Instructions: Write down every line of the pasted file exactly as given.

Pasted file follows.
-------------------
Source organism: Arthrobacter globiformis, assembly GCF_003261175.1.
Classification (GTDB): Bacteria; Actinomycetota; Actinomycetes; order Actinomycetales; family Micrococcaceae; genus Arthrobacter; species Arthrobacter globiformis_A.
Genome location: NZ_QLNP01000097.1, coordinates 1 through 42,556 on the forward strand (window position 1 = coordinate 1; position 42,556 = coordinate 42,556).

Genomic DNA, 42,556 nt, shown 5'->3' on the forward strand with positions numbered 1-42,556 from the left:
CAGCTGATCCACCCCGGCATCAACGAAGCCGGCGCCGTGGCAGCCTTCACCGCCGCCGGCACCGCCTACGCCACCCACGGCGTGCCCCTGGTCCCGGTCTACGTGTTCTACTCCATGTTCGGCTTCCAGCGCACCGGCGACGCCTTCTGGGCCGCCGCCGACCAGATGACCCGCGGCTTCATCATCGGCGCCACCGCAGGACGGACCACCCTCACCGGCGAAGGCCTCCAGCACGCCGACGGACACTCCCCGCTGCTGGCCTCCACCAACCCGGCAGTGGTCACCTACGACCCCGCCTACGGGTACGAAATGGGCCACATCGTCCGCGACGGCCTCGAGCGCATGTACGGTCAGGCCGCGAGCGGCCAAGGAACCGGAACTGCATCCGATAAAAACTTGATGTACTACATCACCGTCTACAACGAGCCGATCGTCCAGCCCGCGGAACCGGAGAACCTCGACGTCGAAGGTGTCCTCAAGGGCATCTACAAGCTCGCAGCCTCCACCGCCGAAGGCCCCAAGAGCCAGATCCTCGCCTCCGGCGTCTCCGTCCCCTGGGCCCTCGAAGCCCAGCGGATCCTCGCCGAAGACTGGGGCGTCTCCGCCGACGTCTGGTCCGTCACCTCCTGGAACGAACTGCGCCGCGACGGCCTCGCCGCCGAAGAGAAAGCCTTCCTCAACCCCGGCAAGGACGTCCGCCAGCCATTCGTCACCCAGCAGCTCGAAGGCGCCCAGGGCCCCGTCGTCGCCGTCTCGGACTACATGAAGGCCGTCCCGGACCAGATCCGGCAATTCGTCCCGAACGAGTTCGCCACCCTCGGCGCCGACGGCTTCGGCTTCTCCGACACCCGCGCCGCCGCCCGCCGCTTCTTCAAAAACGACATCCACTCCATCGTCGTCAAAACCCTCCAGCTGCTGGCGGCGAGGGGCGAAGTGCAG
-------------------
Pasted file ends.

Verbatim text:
Source organism: Arthrobacter globiformis, assembly GCF_003261175.1.
Classification (GTDB): Bacteria; Actinomycetota; Actinomycetes; order Actinomycetales; family Micrococcaceae; genus Arthrobacter; species Arthrobacter globiformis_A.
Genome location: NZ_QLNP01000097.1, coordinates 1 through 42,556 on the forward strand (window position 1 = coordinate 1; position 42,556 = coordinate 42,556).

Genomic DNA, 42,556 nt, shown 5'->3' on the forward strand with positions numbered 1-42,556 from the left:
CAGCTGATCCACCCCGGCATCAACGAAGCCGGCGCCGTGGCAGCCTTCACCGCCGCCGGCACCGCCTACGCCACCCACGGCGTGCCCCTGGTCCCGGTCTACGTGTTCTACTCCATGTTCGGCTTCCAGCGCACCGGCGACGCCTTCTGGGCCGCCGCCGACCAGATGACCCGCGGCTTCATCATCGGCGCCACCGCAGGACGGACCACCCTCACCGGCGAAGGCCTCCAGCACGCCGACGGACACTCCCCGCTGCTGGCCTCCACCAACCCGGCAGTGGTCACCTACGACCCCGCCTACGGGTACGAAATGGGCCACATCGTCCGCGACGGCCTCGAGCGCATGTACGGTCAGGCCGCGAGCGGCCAAGGAACCGGAACTGCATCCGATAAAAACTTGATGTACTACATCACCGTCTACAACGAGCCGATCGTCCAGCCCGCGGAACCGGAGAACCTCGACGTCGAAGGTGTCCTCAAGGGCATCTACAAGCTCGCAGCCTCCACCGCCGAAGGCCCCAAGAGCCAGATCCTCGCCTCCGGCGTCTCCGTCCCCTGGGCCCTCGAAGCCCAGCGGATCCTCGCCGAAGACTGGGGCGTCTCCGCCGACGTCTGGTCCGTCACCTCCTGGAACGAACTGCGCCGCGACGGCCTCGCCGCCGAAGAGAAAGCCTTCCTCAACCCCGGCAAGGACGTCCGCCAGCCATTCGTCACCCAGCAGCTCGAAGGCGCCCAGGGCCCCGTCGTCGCCGTCTCGGACTACATGAAGGCCGTCCCGGACCAGATCCGGCAATTCGTCCCGAACGAGTTCGCCACCCTCGGCGCCGACGGCTTCGGCTTCTCCGACACCCGCGCCGCCGCCCGCCGCTTCTTCAAAAACGACATCCACTCCATCGTCGTCAAAACCCTCCAGCTGCTGGCGGCGAGGGGCGAAGTGCAG